Growing Up in Working Class Youngstown — Snap The Whip

Snap the Whip, Winslow Homer, 1872. Butler Institute of American Art. Public Domain

When I was growing up, I was told this was the most famous painting in the Butler. If it was on display, every school tour stopped to see it. If memory serves, we had a print of the painting hanging in our school library. I can’t say it was, or is, my favorite. That honor goes to Robert Vonnoh’s In Flanders Field. Art tastes are an individual thing! But it does remind me of some of the playground games we played…

Snap the Whip was painted in 1872. It captures a rural scene in post-Civil War America. It is recess from a one-room school house. You can see the teachers (playground monitors!) standing in the distance. The nine boys are barefoot with a variety of hats, suspenders and jackets, in a grassy field (with a few rocks!) sprinkled with wild flowers. The school and field are nestled in a hilly wooded landscape, thought to be somewhere in upstate New York, perhaps near the Hudson Valley or near Easthampton, on Long Island, both places where Homer spent time.

The painting captures a favorite playground game, Snap the Whip. The lead boy runs back and forth causing the line to weave, and then comes the snap, when the boys in the lead plant their feet and everyone tries to hang on with the “snap” of momentum. Two of the nine boys have let go and are tumbling. Will the rest of the line tear apart as some boys plant their feet and others are still striding?

Executive director and chief curator of the Butler, Louis A. Zona says, “Homer was to painting what Mark Twain was to literature. It shows what life was like in America after the Civil War. Homer has captured the wonders of youth at a special moment in time.” The painting captured for people of the time innocence, simplicity, and play in a peaceful setting after so much turmoil. Even today, it recalls a simpler, agrarian day. I suspect in our risk-conscious, litigious society, Snap the Whip would no longer be permitted (at least when adults are around).

The painting featured as one of the most celebrated works at the 1876 Centennial International Exhibition, held in Philadelphia. Joseph G. Butler acquired the painting in 1919, the year the Butler Institute of American Art opened. Butler grew up with William McKinley, with whom he remained friends and about whom he wrote a biography after McKinley’s death. The painting reminded him of their friendship and shared boyhood. There is a second, smaller version of the painting at the Metropolitan Museum of Art. The big difference is that Homer has removed the hills, replacing them with blue sky. My personal opinion is this makes it a less interesting painting. What do you think?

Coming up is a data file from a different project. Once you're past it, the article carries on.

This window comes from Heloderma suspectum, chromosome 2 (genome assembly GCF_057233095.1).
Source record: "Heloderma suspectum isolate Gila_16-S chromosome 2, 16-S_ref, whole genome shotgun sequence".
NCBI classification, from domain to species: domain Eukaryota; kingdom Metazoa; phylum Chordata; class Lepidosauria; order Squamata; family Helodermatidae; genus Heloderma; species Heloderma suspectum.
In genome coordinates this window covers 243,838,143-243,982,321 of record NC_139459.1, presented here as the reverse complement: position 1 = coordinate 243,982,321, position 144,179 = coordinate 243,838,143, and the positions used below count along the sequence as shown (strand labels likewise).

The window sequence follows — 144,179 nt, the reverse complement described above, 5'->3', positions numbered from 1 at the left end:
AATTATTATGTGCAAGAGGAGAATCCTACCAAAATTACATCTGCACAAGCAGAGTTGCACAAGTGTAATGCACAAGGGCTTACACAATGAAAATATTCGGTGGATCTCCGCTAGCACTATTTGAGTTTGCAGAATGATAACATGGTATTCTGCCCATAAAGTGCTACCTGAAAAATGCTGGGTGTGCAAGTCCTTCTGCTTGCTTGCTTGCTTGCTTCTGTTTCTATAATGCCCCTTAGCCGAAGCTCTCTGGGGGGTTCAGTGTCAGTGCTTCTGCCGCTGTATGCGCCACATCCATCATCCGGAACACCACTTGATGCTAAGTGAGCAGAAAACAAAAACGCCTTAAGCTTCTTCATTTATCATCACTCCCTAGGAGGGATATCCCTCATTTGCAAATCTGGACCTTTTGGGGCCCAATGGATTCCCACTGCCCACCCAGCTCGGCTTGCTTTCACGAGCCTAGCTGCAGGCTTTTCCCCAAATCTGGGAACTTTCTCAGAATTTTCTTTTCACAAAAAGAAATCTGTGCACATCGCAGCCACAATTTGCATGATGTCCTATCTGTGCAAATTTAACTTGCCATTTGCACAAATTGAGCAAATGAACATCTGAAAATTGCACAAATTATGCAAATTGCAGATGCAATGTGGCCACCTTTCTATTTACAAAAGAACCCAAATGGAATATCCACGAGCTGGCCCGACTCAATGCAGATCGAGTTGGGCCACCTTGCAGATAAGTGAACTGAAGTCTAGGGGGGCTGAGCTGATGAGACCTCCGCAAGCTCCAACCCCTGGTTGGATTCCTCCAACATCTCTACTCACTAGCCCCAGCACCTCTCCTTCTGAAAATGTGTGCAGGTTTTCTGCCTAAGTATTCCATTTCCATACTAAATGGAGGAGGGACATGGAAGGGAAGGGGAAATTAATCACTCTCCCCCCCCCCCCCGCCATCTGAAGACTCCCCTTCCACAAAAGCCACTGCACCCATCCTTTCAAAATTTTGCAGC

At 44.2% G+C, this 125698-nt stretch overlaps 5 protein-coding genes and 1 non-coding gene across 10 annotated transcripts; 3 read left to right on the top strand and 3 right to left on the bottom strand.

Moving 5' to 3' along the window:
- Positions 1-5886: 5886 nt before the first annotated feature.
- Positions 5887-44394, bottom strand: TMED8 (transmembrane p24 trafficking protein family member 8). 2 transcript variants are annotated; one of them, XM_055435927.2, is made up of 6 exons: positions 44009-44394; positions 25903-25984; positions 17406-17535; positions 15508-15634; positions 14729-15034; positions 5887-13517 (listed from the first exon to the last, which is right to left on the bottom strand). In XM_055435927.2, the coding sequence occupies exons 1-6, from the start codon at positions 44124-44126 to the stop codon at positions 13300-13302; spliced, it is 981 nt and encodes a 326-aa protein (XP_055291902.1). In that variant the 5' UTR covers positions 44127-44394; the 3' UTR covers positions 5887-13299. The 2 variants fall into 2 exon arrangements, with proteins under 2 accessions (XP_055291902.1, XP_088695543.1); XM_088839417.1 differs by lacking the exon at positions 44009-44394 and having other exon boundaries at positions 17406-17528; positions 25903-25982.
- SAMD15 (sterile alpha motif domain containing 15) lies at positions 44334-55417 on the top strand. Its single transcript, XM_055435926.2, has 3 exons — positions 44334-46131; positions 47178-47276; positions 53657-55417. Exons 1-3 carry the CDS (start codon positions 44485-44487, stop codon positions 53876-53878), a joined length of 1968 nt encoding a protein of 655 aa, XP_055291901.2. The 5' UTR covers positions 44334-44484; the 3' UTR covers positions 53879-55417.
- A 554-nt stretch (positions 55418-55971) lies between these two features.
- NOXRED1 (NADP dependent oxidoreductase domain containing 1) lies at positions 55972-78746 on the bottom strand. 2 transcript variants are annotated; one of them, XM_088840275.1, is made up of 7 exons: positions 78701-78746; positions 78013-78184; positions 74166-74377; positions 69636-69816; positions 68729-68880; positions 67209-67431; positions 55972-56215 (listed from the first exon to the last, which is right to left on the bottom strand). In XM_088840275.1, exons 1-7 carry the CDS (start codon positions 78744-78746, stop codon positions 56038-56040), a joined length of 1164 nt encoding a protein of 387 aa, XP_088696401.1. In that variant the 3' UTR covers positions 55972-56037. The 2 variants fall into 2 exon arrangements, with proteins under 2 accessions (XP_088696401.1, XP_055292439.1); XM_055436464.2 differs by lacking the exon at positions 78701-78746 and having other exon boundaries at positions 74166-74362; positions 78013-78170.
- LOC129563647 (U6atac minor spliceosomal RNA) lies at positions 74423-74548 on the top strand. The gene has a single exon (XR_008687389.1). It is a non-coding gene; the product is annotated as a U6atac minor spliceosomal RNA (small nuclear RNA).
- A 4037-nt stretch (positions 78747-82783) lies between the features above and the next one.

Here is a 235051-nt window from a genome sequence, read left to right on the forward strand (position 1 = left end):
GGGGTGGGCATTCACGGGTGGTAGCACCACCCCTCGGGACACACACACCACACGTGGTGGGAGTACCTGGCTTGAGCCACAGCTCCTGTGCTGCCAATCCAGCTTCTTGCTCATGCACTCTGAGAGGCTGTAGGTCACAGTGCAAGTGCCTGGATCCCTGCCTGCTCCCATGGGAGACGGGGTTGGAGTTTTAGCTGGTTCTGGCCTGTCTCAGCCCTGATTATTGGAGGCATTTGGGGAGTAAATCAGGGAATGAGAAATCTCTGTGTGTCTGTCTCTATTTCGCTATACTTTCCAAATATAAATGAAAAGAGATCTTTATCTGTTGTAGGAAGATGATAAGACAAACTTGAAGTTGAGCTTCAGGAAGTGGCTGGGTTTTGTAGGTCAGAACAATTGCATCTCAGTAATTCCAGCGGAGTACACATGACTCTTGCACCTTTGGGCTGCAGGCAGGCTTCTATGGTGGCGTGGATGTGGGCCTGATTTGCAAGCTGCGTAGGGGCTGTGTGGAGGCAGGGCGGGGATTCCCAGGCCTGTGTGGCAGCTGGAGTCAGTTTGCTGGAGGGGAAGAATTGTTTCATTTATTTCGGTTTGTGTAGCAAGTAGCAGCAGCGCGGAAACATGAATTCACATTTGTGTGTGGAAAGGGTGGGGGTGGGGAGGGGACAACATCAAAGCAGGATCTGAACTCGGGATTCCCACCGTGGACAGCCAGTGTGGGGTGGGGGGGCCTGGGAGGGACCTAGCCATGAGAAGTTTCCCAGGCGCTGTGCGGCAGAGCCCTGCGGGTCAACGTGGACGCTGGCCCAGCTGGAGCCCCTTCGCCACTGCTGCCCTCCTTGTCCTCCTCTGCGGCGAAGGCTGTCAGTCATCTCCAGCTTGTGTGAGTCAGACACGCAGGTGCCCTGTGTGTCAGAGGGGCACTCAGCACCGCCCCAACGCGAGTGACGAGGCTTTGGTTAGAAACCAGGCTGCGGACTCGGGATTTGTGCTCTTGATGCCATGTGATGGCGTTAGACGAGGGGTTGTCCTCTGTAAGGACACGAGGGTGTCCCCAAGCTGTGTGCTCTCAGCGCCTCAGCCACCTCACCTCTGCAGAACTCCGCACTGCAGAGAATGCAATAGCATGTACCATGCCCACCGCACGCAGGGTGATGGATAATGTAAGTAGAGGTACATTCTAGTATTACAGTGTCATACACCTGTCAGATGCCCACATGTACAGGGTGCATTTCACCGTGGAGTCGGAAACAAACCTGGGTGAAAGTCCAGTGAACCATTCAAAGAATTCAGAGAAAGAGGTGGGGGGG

Snap the Whip, Winslow Homer, 1872. Metropolitan Museum of Art. Public Domain.

Winslow Homer lived between 1836 and 1910. Many people consider Snap the Whip to be the greatest work of one of America’s great artists. He was Norman Rockwell before Norman Rockwell. One of Homer’s lesser works, Lost on the Grand Banks, sold in 1998 for approximately $30 million. It makes one wonder about the worth of the painting in the Butler. Hopefully, it never will be sold–the Butler’s own website describes it as “the heart and soul of the Butler’s collection.” I personally think the Butler is the heart and soul of Youngstown–built and funded to this day out of an industrialist’s fortune. If so, the painting is at the heart of this heart, the soul of this soul. Writing this article and looking at the painting makes me want to sit with the actual work the next time I visit Youngstown. And it reminds me of what a treasure we have in the Butler.

To read other posts in the Growing Up in Working Class Youngstown series, just click “On Youngstown.” Enjoy!

6 thoughts on “Growing Up in Working Class Youngstown — Snap The Whip

  1. Agreed that the “hillside” version displays more depth and thus, more distinct color gradations bringing the boys into sharper focus. Their game, as a result, has more intensity and the SNAP is more powerful!

    The “blue sky” version while pleasant, is flat in perspective, and looks merely playful and benign. (Except for the boy at the tail end who is holding on for dear life in BOTH versions!)

    Glad Butler has the “hillside” version.

    And thanks for this background – would love more docent tours through Butler on your page.

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